Charlìe (part 1 of 3)

by variousignatures

ANCESTRY

Speaking excitedly
your language
is one that does not exist
and is misconstrued
by your countrymen

You must have
strained and crouched
and fallen in the 
beds of countless trucks.
All Hail The Polleros!
and the day I 
translated
I cringed. 

You must have 
seen and smelled
and touched
the earthen floor
with dirt shapes
a thousand times over.

Then the boiling world 
was beautiful, bounteous and 
the sweltering world
was minuscule.

The men at the shore
hauling in
billions of horrified shrimp
and you look on
and raise the question
“How’s the water?”
“It’s warm, little boy.”
so you swim out
until your arms betray you
and the men pretend
to capture you
in their massive nets 
once you return to shore.

Where were destroyed
or washed away
the reeds.
They show to you
all their objects 
and then did they tell you
what to call them?
Did they try to pull
that bastard tongue
out of your head?

You were so less
as a youth, unwizened
the unwieldy
unmistakably
suffered through confusion,
groaning that you are
still no more yourself.

Showing me a picture
of a young girl
(hija)
and showing me a picture
of two boys kissing
(maribosas)
and I don’t know 
what to say to you.

Rolling into New York
somehow
while we must’ve seemed
ridiculous with wealth
numerous shops and cars
all the neighborhoods
knowing you couldn’t stay long,
and there never was hardly
anything here for you.

Then there was the 
American South
you felt the 
nostalgic warmth
electric, magnetic
and saw lush
farms and farm workers
The every annunciation of
“we go down to our home”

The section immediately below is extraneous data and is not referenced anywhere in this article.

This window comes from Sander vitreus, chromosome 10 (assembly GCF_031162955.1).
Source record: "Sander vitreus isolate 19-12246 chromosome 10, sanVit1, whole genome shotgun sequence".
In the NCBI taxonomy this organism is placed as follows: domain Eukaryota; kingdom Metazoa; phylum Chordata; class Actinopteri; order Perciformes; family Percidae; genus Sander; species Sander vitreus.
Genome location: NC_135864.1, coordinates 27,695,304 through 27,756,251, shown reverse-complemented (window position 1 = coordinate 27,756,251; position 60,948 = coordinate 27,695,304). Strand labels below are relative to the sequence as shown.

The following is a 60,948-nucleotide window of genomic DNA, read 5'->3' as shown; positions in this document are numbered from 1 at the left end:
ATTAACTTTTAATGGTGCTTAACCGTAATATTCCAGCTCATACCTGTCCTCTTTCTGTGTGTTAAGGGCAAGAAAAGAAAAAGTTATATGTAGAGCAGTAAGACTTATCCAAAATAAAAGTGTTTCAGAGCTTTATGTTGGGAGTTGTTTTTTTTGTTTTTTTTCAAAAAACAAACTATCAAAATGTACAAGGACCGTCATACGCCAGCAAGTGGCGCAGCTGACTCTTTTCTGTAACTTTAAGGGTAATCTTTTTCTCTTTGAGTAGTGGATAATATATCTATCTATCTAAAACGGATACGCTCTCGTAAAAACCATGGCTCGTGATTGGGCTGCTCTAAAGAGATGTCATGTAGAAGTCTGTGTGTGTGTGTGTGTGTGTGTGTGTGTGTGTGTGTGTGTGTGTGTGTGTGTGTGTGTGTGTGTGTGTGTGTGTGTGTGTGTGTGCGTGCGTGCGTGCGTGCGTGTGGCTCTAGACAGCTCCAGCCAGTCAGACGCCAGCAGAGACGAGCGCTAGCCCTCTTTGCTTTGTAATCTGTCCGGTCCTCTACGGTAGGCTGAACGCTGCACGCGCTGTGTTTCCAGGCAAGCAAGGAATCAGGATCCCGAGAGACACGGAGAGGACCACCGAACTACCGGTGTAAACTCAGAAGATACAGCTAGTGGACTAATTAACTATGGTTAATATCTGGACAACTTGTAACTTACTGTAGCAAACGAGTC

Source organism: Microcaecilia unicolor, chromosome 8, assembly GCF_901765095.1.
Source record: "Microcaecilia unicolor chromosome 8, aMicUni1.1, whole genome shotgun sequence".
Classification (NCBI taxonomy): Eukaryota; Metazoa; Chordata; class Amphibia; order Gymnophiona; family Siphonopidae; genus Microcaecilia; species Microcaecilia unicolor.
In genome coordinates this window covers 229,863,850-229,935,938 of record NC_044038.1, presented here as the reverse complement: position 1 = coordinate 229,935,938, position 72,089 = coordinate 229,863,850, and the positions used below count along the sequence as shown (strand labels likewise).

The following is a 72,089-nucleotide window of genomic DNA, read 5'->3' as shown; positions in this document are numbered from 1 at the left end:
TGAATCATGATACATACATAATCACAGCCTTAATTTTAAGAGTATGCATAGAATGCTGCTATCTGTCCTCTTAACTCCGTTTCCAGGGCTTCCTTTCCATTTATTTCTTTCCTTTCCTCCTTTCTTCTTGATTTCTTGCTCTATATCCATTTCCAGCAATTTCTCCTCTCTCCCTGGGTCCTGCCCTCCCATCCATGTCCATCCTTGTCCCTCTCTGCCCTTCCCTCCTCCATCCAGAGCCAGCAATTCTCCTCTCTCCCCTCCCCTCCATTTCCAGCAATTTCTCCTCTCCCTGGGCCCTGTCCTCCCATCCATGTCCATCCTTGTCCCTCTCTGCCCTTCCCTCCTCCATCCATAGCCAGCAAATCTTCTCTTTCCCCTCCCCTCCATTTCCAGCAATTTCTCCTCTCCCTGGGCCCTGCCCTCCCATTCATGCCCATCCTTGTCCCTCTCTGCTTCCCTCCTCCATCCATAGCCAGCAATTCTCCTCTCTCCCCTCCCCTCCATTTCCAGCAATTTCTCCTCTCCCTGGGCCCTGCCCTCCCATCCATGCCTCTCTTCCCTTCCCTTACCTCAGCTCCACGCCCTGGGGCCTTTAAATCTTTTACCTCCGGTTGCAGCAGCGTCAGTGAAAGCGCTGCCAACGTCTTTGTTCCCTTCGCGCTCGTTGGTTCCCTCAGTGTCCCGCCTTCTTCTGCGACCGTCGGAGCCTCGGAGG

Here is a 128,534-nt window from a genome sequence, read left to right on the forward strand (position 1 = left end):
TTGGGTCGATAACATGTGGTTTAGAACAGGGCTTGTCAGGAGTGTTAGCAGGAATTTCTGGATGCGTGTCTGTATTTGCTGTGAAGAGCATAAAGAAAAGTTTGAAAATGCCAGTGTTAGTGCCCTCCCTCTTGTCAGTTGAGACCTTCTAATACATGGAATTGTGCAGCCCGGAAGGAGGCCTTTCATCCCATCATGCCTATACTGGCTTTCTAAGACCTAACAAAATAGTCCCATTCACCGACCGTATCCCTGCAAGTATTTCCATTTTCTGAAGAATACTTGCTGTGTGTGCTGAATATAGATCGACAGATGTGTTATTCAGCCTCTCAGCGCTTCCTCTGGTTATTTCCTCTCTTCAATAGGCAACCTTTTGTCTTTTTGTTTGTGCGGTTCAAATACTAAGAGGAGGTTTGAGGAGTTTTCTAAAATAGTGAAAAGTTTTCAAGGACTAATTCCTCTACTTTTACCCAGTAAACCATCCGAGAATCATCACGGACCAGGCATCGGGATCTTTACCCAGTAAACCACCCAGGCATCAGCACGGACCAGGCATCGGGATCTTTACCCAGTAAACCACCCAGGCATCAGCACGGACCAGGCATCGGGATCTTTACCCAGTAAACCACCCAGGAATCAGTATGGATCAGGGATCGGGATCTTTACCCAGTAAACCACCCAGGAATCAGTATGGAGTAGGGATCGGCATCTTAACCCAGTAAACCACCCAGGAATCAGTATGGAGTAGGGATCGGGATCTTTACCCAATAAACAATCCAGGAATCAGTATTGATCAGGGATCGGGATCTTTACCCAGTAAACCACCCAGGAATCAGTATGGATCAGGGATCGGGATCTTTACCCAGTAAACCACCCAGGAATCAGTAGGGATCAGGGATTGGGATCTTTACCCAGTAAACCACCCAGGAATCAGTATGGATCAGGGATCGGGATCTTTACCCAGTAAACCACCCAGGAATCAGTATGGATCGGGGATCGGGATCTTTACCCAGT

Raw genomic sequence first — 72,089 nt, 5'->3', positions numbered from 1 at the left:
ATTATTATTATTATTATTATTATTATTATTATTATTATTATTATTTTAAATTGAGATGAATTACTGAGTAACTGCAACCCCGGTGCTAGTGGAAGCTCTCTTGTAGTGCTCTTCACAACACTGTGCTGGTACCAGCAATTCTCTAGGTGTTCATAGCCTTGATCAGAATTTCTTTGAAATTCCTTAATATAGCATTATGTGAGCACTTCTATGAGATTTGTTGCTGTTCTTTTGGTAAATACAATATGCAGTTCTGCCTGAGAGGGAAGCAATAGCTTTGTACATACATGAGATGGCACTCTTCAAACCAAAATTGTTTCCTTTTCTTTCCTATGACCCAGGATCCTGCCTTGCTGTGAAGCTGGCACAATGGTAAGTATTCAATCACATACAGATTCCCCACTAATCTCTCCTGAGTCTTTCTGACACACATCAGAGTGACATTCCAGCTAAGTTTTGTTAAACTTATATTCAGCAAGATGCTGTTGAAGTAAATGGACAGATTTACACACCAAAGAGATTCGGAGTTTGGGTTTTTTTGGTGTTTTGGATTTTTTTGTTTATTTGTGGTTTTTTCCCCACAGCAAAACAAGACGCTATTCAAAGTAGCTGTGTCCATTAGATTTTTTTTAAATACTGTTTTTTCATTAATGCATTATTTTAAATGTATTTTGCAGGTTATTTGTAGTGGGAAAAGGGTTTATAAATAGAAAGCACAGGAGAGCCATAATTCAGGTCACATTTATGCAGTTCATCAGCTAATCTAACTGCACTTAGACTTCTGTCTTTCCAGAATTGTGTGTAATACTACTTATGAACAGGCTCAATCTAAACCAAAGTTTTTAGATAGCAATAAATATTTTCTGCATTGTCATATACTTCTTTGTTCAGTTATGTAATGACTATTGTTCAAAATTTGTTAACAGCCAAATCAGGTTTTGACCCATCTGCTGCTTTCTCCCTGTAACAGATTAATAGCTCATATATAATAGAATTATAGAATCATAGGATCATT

or even
“place of the Misty Sky”
Tamoanchan
knowing you could not erase
-your mother is dead.
-your father is dead.

When I met your roommate
who looked like Castro 
hiding out as a gaucho
and laughing at my
positive colloquialisms
and said he had tried heroin
in Chicago, 1978.
Having seen more of this nation
than I ever will
and he still wonders
‘ where is my family?
where are my children?
why am I here?’

The passage in the book
nearly seared my retinas
claiming the societal outcasts
and the immigrants
are inextricably tied.
Immediate companions,
I wept in the folding chair
outside her office.

When asked your age 
you paused and smiled
“A century
(un siglo)”
I wouldn’t keep track
if I were you.

The Chihuahuan Desert is on fire
and you pin a 
ribbon of misery
in recognition 
to your staff t-shirt
for las muertas 
for the end of the world
and the sharpened teeth
glimmer by the moon
by the maquiladora
that is Mecca.
While the rest of the crew
pokes fun at your
faggot ribbon.

You and an El Salvadorean
go out for mezcal
and carrot juice
and you fear him
fear his silence
his unseen implications
this visage tattooed
with scars from torture
as a political prisoner
politics he would’ve been
otherwise unaffiliated with,
yet there is a bond there
through proximity
in tongues
and sheer 
distances traveled.

The agave heart cooked
tenderly pace the turkey breast
into the slow mashing process
it’s flavor burns
with the fervor of a home
the El Salvadorean grins
and repeats a saying not his own
“para todo mal,
mezcal,
y para todo bien también.”
Charlìe grins as
the worm
that promised god harvest
in 1941
pouring a stream onto
the floor for
the fertility of this world.